We know what we see, but we don't always know how we know what we see. When we look out the window, how do we know how far away a particular tree is? Or, how do we know how steep a hill is? And, how do we distinguish one texture from another without ever touching them? We know from experience... experience based on a lifetime of interpreting specific visual clues. If an artist knows what these clues are and how to use them, the illusions he or she creates will be very convincing.
Our visual perception of reality is a rather complex phenomenon. However, it can be separated into relatively few concepts that, once learned, afford the artist a much greater understanding of what is seen and what is to be depicted.
Just as writers must learn to organize their thoughts into words, sentences, paragraphs, and chapters, artists benefit from learning the language of form, color, texture, shadow, image, and composition to better organize and communicate their thoughts.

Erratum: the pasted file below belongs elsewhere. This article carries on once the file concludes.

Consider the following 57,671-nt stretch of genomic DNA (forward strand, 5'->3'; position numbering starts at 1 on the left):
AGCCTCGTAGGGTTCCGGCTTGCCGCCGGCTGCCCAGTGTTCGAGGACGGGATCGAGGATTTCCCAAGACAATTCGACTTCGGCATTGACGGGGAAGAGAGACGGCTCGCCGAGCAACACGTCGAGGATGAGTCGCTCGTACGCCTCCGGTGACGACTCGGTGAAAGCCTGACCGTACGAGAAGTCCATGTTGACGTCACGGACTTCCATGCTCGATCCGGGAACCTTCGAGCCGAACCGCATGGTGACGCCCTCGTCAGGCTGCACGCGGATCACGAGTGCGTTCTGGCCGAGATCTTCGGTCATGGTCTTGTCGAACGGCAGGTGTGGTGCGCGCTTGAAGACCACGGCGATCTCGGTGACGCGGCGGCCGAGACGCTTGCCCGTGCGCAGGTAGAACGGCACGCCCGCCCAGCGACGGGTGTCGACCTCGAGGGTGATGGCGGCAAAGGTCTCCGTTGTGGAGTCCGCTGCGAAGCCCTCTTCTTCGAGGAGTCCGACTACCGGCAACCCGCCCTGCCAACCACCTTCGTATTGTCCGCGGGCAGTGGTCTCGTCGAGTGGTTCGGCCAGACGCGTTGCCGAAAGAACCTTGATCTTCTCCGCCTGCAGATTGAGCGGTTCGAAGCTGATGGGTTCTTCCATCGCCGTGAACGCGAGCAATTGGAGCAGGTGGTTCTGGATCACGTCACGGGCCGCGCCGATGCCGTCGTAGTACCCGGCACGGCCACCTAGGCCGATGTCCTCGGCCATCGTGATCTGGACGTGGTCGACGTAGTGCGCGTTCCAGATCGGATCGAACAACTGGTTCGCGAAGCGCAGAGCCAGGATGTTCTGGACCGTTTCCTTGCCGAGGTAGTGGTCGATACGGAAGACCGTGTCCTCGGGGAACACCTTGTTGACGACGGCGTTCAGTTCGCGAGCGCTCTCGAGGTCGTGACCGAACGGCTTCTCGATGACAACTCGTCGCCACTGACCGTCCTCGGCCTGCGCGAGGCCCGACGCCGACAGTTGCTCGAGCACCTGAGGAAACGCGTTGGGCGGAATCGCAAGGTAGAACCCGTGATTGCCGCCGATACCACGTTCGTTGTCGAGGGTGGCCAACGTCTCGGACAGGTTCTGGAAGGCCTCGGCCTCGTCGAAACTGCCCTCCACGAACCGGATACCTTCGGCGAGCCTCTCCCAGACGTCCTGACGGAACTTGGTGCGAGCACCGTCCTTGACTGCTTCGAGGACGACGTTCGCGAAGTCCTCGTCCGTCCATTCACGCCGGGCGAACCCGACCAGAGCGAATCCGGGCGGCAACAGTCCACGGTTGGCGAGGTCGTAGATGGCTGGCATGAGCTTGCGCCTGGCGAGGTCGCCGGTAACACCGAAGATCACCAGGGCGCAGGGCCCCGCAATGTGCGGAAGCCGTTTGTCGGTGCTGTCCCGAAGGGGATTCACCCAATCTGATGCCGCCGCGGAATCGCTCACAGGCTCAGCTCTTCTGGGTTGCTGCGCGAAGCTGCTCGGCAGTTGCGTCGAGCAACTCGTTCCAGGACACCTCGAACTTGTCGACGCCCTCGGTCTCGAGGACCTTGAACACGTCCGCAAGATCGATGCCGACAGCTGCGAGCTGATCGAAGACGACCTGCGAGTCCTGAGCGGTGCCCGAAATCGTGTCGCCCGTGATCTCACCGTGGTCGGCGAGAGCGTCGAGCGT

By reading this guide and doing the exercises at the end of each chapter, you will learn the perceptual clues our eyes and minds use to interpret the surfaces, textures, sizes, forms, and spatial relationships of all things in the world around us, and how to use these clues to communicate your perceptions and imaginings to others through drawing and painting.
There are many rules in this guide, yet they represent only some of the options available to the artist and should not be interpreted as either exhaustive or absolute. Rather, the artist can and should go wherever imagination leads.
In this guide I present my method of drawing; there are many others, and you will evolve your own. But until you do, I will lend you mine.